Don’t overthink it. If you are truly on the fence, then chances are your score is not low enough to actually hurt your chances, whereas withholding it adds an element of speculation.
And if your score falls toward the lower end of the college’s range but is one of the higher scores in your local context, it will be viewed supportively.
“We’re not just looking at students within the context of our own middle 50 percent, but how the student has succeeded within the context of where they’re from and their community and their high school.”
— Mari Prauer, Senior Assistant Dean of Admission, Colgate University
Computer-based SAT/ACT testing will be widely available in the next 1–2 years, creating another decision point for students.
ACT and College Board have been piloting computer-based delivery of their respective tests for some time and are expected to provide updates in the new year. These tests were initially rolled out on a limited scale overseas and in contracts with school districts.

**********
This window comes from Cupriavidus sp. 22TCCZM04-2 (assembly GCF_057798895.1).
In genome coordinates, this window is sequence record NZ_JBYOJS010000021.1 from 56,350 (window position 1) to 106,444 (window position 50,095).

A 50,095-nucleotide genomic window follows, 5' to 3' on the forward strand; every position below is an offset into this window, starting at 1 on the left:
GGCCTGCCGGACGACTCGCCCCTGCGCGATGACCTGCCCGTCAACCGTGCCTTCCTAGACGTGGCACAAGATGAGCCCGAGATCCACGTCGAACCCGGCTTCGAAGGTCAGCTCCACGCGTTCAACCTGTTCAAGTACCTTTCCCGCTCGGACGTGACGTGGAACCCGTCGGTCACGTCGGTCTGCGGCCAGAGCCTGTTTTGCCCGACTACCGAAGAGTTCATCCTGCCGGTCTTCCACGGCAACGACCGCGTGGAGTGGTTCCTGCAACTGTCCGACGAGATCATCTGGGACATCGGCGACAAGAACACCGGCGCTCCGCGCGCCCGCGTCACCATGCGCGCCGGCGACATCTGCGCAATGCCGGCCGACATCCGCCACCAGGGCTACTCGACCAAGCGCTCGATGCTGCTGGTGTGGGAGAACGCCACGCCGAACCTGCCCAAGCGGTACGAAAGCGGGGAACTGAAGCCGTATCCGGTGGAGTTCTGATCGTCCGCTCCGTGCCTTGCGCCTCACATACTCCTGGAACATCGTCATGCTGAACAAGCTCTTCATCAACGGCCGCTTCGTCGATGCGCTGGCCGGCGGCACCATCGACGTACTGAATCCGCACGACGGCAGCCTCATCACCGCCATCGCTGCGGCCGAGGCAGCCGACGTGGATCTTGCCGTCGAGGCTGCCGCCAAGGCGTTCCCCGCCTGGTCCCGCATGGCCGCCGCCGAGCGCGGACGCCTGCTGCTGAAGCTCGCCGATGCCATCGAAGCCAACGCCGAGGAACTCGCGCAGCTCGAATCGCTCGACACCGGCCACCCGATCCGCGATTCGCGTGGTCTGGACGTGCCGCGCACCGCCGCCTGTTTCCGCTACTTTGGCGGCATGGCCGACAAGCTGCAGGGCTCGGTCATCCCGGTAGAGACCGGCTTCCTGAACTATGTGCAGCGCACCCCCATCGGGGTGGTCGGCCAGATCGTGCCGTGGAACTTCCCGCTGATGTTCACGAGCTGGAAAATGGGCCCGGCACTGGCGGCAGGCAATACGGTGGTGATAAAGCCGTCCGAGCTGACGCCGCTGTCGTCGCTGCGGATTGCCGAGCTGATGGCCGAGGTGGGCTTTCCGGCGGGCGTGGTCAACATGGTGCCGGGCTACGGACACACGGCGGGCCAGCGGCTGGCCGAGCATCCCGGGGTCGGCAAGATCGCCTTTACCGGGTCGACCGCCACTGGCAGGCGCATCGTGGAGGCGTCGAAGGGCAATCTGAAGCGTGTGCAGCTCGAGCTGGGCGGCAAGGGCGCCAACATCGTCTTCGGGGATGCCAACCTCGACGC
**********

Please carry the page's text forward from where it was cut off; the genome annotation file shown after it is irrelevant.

Our current best guesses as to when digital testing will be widely available are:
- Class of 2023: possibly
- Class of 2024: probably
- Class of 2025: most definitely
Compass has on-demand practice tests on a digital platform available for individual students and class-wide events. The diagnostic and experiential benefits of these practice assessments were especially felt when social distancing measures were in full effect, and their popularity continues to grow as they allow students to gain comfort with this new form factor.
Individual families and school counselors can contact us to schedule a digital practice test and to then receive a timely and sophisticated analysis of one’s testing performance.